Paying Down Debt Yields the Savings Promised
Pelican previously highlighted the state budget that busted through its own limits to spend billions in extra taxpayer dollars at the end of the 2023 Regular Legislative Session. When the dust settled, the legislature spent approximately $2.2 billion in extra revenue fiscal year 2023 (FY 23) and nearly $1 billion more than was originally expected in FY 24.
While there were some missed opportunities to save for the future and ensure thresholds were met to give some relief to taxpayers, there was at least one bright spot in the record-breaking budget.
The legislature chose to pay down approximately $500 million in debt to the state employee retirement system, rather than spend those funds on items that would need to continue to be funded in future years. The total owed on public employee retirement debt totals more than $19 billion. This one-time extra payment on the principle of the debt represents one of the largest one-time payments in quite some time. The debt is normally made in annual payments totaling nearly $1 billion and is paid by agencies as a percentage of an employee’s salary.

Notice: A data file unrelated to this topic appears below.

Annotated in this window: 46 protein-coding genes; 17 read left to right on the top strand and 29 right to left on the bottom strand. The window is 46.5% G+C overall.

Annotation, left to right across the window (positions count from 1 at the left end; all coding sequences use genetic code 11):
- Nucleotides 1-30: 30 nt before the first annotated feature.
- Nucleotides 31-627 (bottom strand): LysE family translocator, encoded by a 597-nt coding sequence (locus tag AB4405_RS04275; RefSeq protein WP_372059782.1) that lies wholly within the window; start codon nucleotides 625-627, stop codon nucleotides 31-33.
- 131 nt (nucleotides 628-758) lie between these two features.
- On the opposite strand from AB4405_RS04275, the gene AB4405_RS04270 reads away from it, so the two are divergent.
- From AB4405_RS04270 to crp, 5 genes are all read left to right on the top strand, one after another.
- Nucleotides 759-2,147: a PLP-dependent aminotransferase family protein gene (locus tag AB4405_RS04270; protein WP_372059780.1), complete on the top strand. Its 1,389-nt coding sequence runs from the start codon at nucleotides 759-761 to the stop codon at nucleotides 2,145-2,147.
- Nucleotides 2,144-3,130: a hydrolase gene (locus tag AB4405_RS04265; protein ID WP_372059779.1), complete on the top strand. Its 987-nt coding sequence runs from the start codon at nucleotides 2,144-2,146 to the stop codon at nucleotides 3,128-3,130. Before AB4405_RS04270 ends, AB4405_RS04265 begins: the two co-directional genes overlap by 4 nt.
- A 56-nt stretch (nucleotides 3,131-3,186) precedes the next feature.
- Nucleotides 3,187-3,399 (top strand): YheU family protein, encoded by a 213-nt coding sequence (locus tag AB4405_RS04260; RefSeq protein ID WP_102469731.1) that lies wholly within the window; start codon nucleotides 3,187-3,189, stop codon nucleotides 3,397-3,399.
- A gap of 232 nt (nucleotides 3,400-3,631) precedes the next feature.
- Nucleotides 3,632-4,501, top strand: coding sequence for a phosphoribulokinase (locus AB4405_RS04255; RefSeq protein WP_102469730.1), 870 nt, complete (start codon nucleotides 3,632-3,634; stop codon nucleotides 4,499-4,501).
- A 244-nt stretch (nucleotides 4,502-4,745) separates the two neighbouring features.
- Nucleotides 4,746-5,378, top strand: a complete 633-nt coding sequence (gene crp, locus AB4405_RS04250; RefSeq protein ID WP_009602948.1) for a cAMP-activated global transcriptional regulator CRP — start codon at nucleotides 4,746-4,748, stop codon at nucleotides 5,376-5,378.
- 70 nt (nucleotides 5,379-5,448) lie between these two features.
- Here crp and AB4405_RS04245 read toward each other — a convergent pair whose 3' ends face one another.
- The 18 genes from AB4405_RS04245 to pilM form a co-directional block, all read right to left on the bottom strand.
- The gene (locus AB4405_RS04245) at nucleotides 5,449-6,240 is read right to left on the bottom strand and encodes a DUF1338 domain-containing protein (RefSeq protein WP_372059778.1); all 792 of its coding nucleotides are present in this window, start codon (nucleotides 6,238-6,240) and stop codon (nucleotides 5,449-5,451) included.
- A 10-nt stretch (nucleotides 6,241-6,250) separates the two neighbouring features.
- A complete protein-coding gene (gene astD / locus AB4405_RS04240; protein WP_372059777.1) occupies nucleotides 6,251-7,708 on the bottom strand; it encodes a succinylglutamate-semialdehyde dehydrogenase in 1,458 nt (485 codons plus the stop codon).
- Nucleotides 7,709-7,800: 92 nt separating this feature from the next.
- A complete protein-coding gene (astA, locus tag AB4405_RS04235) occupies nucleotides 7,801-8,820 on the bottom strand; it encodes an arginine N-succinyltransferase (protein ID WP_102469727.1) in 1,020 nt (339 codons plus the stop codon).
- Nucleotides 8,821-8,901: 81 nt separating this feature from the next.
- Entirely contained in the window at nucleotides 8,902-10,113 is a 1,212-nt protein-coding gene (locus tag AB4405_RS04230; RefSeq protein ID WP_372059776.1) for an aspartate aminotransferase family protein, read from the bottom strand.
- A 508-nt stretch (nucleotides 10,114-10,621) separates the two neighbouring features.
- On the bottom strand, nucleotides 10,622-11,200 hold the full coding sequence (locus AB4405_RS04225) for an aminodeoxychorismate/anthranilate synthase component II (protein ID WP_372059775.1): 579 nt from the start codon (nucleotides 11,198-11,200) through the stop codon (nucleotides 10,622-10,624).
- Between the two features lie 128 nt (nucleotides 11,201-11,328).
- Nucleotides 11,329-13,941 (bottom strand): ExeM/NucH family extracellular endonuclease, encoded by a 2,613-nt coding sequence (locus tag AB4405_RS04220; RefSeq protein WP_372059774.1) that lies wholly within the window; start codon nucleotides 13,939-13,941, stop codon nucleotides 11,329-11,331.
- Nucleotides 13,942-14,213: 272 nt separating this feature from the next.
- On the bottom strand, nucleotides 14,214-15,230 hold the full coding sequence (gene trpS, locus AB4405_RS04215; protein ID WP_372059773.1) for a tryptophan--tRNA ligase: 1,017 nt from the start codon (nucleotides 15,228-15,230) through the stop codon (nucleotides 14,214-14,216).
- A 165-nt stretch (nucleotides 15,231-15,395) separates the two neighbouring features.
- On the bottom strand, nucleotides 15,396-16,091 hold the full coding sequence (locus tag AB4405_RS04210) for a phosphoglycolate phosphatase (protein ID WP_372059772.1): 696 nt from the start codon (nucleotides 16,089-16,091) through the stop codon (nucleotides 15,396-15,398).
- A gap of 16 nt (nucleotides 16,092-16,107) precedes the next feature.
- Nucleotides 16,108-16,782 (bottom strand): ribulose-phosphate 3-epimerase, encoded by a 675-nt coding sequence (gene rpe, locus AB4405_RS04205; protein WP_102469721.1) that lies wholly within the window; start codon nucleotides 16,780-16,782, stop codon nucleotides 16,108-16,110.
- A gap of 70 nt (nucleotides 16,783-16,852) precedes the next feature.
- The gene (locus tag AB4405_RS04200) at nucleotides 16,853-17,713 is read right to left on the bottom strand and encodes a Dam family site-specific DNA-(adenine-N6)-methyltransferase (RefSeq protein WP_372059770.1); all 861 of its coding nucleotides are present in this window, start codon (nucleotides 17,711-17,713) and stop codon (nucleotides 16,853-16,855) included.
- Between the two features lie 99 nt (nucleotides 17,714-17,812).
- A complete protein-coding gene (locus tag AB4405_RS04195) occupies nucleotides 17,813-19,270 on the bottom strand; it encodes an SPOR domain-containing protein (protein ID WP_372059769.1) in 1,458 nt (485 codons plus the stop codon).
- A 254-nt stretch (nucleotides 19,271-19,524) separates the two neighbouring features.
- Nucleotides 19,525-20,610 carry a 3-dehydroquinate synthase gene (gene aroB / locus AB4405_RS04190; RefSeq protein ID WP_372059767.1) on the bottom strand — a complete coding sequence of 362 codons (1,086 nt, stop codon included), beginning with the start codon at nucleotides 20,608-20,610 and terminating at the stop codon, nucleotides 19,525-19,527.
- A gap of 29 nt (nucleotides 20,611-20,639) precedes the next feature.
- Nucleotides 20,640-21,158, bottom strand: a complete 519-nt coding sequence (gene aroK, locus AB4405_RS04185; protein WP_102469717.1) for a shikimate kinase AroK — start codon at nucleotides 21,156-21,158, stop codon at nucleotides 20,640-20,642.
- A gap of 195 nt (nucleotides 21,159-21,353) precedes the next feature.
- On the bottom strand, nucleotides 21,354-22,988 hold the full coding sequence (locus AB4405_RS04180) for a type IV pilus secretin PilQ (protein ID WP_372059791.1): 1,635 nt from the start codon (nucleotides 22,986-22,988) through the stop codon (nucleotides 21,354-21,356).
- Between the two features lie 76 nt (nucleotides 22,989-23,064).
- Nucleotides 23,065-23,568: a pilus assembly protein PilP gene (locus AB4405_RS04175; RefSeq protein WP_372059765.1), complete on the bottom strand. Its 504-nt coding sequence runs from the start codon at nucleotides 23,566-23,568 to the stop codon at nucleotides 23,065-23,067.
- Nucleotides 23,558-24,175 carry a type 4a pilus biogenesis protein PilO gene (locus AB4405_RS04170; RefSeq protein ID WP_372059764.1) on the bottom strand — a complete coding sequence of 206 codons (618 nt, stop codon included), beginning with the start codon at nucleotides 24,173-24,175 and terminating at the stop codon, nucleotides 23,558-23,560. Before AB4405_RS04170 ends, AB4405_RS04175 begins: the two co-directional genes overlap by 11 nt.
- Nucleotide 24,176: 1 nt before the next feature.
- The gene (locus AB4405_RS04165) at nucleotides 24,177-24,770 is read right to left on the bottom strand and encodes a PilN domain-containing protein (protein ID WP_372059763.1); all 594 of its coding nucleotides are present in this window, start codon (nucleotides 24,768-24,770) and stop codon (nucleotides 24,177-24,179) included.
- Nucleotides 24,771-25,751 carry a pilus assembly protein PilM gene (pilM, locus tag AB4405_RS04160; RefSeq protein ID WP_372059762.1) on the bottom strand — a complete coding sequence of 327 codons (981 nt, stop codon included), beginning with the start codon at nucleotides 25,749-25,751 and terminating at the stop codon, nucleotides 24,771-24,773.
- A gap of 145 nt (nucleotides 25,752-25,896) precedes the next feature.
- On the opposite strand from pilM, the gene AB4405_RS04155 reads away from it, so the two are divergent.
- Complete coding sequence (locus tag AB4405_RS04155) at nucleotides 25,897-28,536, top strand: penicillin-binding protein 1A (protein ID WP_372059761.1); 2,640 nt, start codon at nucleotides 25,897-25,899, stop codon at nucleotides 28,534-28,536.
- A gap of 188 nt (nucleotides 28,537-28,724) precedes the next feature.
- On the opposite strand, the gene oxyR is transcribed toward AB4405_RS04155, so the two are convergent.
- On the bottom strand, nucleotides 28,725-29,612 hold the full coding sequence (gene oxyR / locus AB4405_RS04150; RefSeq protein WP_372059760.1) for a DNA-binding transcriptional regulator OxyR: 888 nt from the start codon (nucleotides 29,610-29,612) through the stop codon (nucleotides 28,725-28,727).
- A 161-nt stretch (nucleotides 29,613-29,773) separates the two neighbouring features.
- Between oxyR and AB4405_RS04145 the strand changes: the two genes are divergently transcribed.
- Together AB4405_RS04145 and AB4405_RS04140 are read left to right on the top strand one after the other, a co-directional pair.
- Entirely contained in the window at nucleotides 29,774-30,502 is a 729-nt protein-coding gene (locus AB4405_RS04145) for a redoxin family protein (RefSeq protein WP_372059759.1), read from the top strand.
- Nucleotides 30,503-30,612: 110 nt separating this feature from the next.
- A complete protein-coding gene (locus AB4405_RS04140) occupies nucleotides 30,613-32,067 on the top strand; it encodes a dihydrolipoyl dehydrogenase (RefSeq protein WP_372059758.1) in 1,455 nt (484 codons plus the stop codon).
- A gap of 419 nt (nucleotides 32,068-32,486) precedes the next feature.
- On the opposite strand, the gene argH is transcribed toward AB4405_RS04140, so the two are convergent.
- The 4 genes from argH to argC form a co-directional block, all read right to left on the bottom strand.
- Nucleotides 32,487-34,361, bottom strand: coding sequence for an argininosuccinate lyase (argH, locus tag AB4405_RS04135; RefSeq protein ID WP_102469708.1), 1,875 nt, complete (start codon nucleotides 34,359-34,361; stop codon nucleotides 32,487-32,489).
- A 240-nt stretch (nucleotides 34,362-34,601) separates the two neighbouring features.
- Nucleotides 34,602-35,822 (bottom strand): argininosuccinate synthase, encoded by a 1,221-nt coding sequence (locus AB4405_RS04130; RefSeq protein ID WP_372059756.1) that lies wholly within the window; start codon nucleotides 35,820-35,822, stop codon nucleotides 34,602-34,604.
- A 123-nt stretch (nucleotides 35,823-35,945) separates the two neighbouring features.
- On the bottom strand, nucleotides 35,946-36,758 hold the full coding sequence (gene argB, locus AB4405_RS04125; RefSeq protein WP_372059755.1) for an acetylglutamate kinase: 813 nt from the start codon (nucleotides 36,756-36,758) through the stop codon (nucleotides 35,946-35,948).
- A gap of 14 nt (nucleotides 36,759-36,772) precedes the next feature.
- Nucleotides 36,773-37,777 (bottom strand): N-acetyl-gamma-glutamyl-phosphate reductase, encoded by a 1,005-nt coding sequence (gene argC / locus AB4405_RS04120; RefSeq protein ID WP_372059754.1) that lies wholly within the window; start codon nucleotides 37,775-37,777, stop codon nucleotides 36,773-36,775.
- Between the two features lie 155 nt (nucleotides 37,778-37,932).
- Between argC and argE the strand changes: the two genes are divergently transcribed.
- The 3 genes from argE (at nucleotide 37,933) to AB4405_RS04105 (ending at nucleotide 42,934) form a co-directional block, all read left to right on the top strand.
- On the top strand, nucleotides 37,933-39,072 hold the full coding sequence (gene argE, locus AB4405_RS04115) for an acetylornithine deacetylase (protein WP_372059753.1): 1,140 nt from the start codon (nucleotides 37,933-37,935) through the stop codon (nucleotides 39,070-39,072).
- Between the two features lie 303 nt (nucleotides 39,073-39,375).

In a presentation of his first Continuation Budget to the legislature in January, Governor Landry’s chief budget officers showed significant annual savings from this payment. The Continuation Budget is an unofficial document that presents the current year’s budget and shows how much it will cost the state to continue funding the same programs, services, and activities throughout the next four years. It’s used to project potential surpluses or deficits. This document shows that the state will save $99 million each year over the next four years, thanks to the legislature’s choice to pay down retirement debt last year.
We applaud the legislature for this responsible use of excess tax revenue and encourage similar responsible actions every time excess funds are realized.
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